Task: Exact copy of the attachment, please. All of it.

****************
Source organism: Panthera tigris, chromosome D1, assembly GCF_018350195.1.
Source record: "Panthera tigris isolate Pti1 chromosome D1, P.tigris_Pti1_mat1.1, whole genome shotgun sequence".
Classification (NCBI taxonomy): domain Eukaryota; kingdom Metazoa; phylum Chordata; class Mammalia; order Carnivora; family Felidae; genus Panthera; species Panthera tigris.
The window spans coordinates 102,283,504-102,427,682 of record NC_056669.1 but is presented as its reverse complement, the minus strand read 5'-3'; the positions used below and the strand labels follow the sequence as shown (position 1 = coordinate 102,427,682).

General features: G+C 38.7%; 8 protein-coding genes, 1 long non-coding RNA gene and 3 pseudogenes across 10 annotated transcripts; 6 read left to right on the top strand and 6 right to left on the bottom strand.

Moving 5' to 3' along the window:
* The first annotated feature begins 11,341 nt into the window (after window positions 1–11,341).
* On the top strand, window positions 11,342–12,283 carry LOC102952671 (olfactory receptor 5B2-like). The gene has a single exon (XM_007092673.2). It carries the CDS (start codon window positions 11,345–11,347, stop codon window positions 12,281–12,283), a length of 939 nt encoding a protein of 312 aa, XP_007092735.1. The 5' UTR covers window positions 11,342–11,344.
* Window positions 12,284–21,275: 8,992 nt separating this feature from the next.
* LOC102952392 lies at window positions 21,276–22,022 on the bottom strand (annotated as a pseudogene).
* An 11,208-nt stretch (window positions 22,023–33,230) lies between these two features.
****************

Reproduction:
Source organism: Panthera tigris, chromosome D1, assembly GCF_018350195.1.
Source record: "Panthera tigris isolate Pti1 chromosome D1, P.tigris_Pti1_mat1.1, whole genome shotgun sequence".
Classification (NCBI taxonomy): domain Eukaryota; kingdom Metazoa; phylum Chordata; class Mammalia; order Carnivora; family Felidae; genus Panthera; species Panthera tigris.
The window spans coordinates 102,283,504-102,427,682 of record NC_056669.1 but is presented as its reverse complement, the minus strand read 5'-3'; the positions used below and the strand labels follow the sequence as shown (position 1 = coordinate 102,427,682).

General features: G+C 38.7%; 8 protein-coding genes, 1 long non-coding RNA gene and 3 pseudogenes across 10 annotated transcripts; 6 read left to right on the top strand and 6 right to left on the bottom strand.

Moving 5' to 3' along the window:
* The first annotated feature begins 11,341 nt into the window (after window positions 1–11,341).
* On the top strand, window positions 11,342–12,283 carry LOC102952671 (olfactory receptor 5B2-like). The gene has a single exon (XM_007092673.2). It carries the CDS (start codon window positions 11,345–11,347, stop codon window positions 12,281–12,283), a length of 939 nt encoding a protein of 312 aa, XP_007092735.1. The 5' UTR covers window positions 11,342–11,344.
* Window positions 12,284–21,275: 8,992 nt separating this feature from the next.
* LOC102952392 lies at window positions 21,276–22,022 on the bottom strand (annotated as a pseudogene).
* An 11,208-nt stretch (window positions 22,023–33,230) lies between these two features.